This place fulfilled our every expectation. It’s a little touristy and pricey, but worth it.

#78: Make Laundry Detergent

This is part of our 100 Things in 2015 challenge. Here’s the full list.

We live in Portland, so the pressure to make all the things you can is pretty high. To that end, Becky found a laundry detergent recipe that’s so easy a couple of children could make it.


First, we ordered all the ingredients. These aren’t things you can just pop over to Safeway and find, so we made use of our Amazon Prime membership.


Next: put the children to work. There are two stations: one for grinding up the bars of soap, the other for measuring and mixing all the other things. Will and Lucy agreed they should take turns.

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The finished product is pretty satisfying.


It’s hard to say exactly what the cost per load of laundry here is. We spent $50 on ingredients, but the thing we ran out of was soap; we still have plenty of the rest. Whether it’s cheaper or not, we still feel pretty good about it – now we know exactly what’s going into the washer with our clothes.

February Misc Round-Up

The kids always love visiting their grandparents.


And their cousins. Especially when Operation is involved.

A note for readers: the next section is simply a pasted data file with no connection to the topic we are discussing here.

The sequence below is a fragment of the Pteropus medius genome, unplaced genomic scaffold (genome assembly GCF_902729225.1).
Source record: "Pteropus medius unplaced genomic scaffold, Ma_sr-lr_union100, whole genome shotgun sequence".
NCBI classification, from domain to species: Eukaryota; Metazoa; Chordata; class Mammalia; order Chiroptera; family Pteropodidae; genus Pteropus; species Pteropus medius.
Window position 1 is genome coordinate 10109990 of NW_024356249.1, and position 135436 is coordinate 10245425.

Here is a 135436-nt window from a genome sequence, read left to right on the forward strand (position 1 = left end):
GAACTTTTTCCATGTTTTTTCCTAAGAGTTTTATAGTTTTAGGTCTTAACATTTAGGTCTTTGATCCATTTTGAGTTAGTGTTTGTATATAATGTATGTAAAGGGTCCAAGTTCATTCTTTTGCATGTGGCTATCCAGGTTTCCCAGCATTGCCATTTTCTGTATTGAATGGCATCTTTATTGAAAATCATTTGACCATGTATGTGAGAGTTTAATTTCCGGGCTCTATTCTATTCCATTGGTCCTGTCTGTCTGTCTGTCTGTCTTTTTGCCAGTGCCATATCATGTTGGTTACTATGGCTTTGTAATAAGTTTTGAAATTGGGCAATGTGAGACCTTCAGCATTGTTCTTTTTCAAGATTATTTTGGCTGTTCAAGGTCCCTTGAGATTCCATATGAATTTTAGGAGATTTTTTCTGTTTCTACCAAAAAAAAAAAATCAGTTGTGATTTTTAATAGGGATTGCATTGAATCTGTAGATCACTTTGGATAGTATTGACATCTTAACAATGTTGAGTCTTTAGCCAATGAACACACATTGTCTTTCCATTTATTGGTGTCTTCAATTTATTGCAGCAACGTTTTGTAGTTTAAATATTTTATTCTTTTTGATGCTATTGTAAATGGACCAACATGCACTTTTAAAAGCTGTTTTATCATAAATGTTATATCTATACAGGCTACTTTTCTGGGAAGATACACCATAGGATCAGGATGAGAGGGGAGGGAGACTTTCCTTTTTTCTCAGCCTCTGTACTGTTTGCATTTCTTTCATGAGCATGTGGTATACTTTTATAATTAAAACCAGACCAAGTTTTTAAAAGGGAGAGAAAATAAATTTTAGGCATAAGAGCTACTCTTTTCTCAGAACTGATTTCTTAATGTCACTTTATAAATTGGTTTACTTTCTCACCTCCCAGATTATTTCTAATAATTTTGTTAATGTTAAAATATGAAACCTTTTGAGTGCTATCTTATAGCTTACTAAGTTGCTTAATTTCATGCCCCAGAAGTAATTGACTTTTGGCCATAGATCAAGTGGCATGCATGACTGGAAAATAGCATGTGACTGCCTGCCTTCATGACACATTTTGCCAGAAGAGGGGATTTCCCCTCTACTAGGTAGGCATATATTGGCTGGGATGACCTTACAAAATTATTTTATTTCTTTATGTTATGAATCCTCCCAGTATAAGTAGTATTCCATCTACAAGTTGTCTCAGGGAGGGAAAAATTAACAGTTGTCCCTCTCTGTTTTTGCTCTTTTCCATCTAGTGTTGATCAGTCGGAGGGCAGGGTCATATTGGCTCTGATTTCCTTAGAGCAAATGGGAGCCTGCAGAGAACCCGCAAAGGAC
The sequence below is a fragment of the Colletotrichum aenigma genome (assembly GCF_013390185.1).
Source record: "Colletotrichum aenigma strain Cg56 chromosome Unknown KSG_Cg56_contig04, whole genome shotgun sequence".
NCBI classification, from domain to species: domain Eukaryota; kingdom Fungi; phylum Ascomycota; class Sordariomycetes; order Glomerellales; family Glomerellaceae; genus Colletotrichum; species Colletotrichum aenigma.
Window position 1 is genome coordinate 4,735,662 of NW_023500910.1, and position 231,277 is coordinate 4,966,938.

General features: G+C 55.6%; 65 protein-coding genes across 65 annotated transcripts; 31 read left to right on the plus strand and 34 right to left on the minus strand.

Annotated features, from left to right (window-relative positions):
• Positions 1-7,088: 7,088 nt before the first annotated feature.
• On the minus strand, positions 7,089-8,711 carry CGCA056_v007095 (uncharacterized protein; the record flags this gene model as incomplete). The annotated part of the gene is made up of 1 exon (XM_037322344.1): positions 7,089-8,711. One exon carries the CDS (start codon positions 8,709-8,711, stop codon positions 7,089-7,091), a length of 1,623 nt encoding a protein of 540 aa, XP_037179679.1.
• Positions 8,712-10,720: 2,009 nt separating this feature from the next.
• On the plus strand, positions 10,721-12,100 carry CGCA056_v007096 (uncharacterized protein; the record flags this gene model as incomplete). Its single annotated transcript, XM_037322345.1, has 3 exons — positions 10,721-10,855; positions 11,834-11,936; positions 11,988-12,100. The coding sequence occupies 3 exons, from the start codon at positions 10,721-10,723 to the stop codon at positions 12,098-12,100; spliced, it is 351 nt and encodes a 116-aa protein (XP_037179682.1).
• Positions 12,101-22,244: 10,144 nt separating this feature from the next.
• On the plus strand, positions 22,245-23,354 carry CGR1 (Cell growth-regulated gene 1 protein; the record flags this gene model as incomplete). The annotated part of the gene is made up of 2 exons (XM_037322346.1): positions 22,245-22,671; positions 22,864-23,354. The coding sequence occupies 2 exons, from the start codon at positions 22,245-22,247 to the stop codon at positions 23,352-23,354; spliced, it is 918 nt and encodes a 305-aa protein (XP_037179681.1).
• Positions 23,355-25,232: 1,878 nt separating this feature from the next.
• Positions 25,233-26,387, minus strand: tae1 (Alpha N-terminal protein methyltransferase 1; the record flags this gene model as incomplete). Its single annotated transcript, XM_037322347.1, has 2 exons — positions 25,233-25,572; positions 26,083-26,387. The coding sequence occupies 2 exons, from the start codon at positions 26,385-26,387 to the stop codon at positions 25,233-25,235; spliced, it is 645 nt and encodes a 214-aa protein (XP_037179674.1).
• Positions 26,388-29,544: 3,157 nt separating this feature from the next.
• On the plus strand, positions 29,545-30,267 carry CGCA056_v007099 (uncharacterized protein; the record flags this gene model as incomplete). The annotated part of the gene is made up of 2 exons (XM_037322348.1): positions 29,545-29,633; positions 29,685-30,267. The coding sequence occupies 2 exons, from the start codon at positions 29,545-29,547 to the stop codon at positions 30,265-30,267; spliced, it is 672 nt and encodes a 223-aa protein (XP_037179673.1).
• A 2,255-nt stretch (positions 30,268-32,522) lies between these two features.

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Lucy had a hard time deciding how to spend her allowance on clearance items at Target. And yes, she ended up with the fuzzy pink sweater. She looks like a Muppet when she’s wearing it.




Becky had a photo shoot at Wintler Park, so the kids and I rode bikes and made sand drawings for a while.

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Will’s homeschooling includes some classes at Village Home, and we take walks around the neighborhood for breaks.


Village home also puts together field trips. This one was birdwatching at Fernhill Wetlands nature trail.

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Sometimes we do a reading lunch. The kids love magazines.


While Will and I were buying new stools and a bookshelf, Becky and Lucy found some interesting things at City Liquidators.


I’m developing a deep and abiding love for cast iron. And aprons.


Happy birthday, Becky! Strawberry waffles for breakfast!


And Holdfast for dinner!


Becky got a new injection for her back, and this one seems to be working. Cross your fingers.